UNIVERSITY NEWS LAST UPDATED : 12 MAY
Visiting Professor of Studies and Indian Council for Cultural Relations Chair Dr Radhika Balakrishnan came together with some 50 students in the Conservatoire Folk Ensemble for a very special performance.
Directed by Conservatoire Folk Ensemble Director Joe Broughton, the performance celebrated the Coronation of King Charles III by fusing loud, celebratory folk music with Indian vocals at the Balaji Temple, Tividale.
The concert was also covered by the BBC.
The Balaji temple is one of the largest Hindu Temples in Europe celebrating many faiths such as Christianity, Islam, Zoroastrian, Buddhism, Jainism and Sikhism. It also hosts a large Indian diaspora.
The aim of the concert was to bring together people of all faiths as a community, in the spirit of doing something positive on the special day. The performance proved to be truly special by fusing Indian Carnatic Folk song with British Folk instrumentation, and a British Folk piece with Indian vocals.
The concert was performed to a packed audience from different communities. The students were not just applauded but embraced by the Indian families.
Dr Balakrishnan said: “I wanted to take our multi-talented students and introduce them to the diverse communities that visit the temple, so this was a perfect opportunity. The Conservatoire Folk Ensemble truly inspired the entire audience with its exuberant celebratory music. The day stood testimony of the power of music to bring people together.”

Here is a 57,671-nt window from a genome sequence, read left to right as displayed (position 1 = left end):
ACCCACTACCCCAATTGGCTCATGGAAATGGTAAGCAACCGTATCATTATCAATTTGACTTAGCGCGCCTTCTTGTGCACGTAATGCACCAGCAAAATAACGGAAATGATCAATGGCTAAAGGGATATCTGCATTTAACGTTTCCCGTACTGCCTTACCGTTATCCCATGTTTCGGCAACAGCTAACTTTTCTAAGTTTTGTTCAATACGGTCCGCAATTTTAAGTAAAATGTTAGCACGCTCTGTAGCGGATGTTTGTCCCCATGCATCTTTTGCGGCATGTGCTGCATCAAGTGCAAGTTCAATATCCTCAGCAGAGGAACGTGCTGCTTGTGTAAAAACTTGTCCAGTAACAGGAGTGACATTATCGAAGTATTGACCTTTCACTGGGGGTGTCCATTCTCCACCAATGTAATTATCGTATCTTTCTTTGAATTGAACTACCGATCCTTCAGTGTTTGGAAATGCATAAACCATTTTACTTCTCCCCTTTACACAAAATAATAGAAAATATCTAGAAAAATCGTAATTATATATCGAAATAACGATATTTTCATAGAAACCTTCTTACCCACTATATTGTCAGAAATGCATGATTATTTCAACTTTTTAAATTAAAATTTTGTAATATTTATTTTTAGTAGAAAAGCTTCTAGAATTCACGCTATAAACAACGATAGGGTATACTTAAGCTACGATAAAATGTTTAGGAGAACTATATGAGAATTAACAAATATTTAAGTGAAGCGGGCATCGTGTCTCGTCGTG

Joe Broughton said: "We at Royal Birmingham Conservatoire have long believed in the power of coming together as a community. We try to take every opportunity to engage with people from across the city and taking our 50-strong Folk Ensemble to play in the amazing Balaji temple was a fantastic opportunity to do this. The whole day was a very moving and spiritual occasion in which the tranquillity of the temple and the power of making loud, celebratory music came together to make something very special."